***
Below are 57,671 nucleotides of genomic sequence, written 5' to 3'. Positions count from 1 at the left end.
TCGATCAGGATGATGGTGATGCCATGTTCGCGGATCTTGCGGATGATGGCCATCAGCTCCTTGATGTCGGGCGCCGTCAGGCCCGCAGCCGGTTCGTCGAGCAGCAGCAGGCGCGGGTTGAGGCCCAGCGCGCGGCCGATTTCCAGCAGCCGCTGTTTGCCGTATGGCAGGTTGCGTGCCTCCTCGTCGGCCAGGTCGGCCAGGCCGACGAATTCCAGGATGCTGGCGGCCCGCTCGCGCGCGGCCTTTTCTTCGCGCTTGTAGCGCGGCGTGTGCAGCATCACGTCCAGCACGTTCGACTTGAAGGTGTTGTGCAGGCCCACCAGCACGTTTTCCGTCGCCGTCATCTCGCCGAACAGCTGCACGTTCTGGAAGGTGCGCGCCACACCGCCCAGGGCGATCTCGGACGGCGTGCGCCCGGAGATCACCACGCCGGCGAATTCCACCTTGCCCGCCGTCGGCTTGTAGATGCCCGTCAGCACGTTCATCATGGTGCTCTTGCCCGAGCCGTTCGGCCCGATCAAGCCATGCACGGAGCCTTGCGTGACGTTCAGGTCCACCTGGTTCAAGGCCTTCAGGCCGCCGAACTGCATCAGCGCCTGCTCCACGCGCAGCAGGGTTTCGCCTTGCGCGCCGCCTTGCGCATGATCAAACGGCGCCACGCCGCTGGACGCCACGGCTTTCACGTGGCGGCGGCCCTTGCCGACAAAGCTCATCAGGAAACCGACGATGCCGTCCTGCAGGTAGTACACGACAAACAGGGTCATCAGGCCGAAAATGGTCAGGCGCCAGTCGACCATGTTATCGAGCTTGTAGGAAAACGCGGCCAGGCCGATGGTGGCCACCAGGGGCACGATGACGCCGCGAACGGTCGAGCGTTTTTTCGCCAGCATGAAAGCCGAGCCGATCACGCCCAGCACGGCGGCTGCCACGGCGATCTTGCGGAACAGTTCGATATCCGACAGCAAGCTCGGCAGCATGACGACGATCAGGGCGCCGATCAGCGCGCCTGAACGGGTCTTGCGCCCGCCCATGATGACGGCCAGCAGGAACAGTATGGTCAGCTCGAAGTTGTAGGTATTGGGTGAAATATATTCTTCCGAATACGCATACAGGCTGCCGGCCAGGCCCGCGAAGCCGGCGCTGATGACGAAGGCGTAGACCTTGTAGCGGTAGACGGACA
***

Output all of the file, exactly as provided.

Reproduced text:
Below are 57,671 nucleotides of genomic sequence, written 5' to 3'. Positions count from 1 at the left end.
TCGATCAGGATGATGGTGATGCCATGTTCGCGGATCTTGCGGATGATGGCCATCAGCTCCTTGATGTCGGGCGCCGTCAGGCCCGCAGCCGGTTCGTCGAGCAGCAGCAGGCGCGGGTTGAGGCCCAGCGCGCGGCCGATTTCCAGCAGCCGCTGTTTGCCGTATGGCAGGTTGCGTGCCTCCTCGTCGGCCAGGTCGGCCAGGCCGACGAATTCCAGGATGCTGGCGGCCCGCTCGCGCGCGGCCTTTTCTTCGCGCTTGTAGCGCGGCGTGTGCAGCATCACGTCCAGCACGTTCGACTTGAAGGTGTTGTGCAGGCCCACCAGCACGTTTTCCGTCGCCGTCATCTCGCCGAACAGCTGCACGTTCTGGAAGGTGCGCGCCACACCGCCCAGGGCGATCTCGGACGGCGTGCGCCCGGAGATCACCACGCCGGCGAATTCCACCTTGCCCGCCGTCGGCTTGTAGATGCCCGTCAGCACGTTCATCATGGTGCTCTTGCCCGAGCCGTTCGGCCCGATCAAGCCATGCACGGAGCCTTGCGTGACGTTCAGGTCCACCTGGTTCAAGGCCTTCAGGCCGCCGAACTGCATCAGCGCCTGCTCCACGCGCAGCAGGGTTTCGCCTTGCGCGCCGCCTTGCGCATGATCAAACGGCGCCACGCCGCTGGACGCCACGGCTTTCACGTGGCGGCGGCCCTTGCCGACAAAGCTCATCAGGAAACCGACGATGCCGTCCTGCAGGTAGTACACGACAAACAGGGTCATCAGGCCGAAAATGGTCAGGCGCCAGTCGACCATGTTATCGAGCTTGTAGGAAAACGCGGCCAGGCCGATGGTGGCCACCAGGGGCACGATGACGCCGCGAACGGTCGAGCGTTTTTTCGCCAGCATGAAAGCCGAGCCGATCACGCCCAGCACGGCGGCTGCCACGGCGATCTTGCGGAACAGTTCGATATCCGACAGCAAGCTCGGCAGCATGACGACGATCAGGGCGCCGATCAGCGCGCCTGAACGGGTCTTGCGCCCGCCCATGATGACGGCCAGCAGGAACAGTATGGTCAGCTCGAAGTTGTAGGTATTGGGTGAAATATATTCTTCCGAATACGCATACAGGCTGCCGGCCAGGCCCGCGAAGCCGGCGCTGATGACGAAGGCGTAGACCTTGTAGCGGTAGACGGACA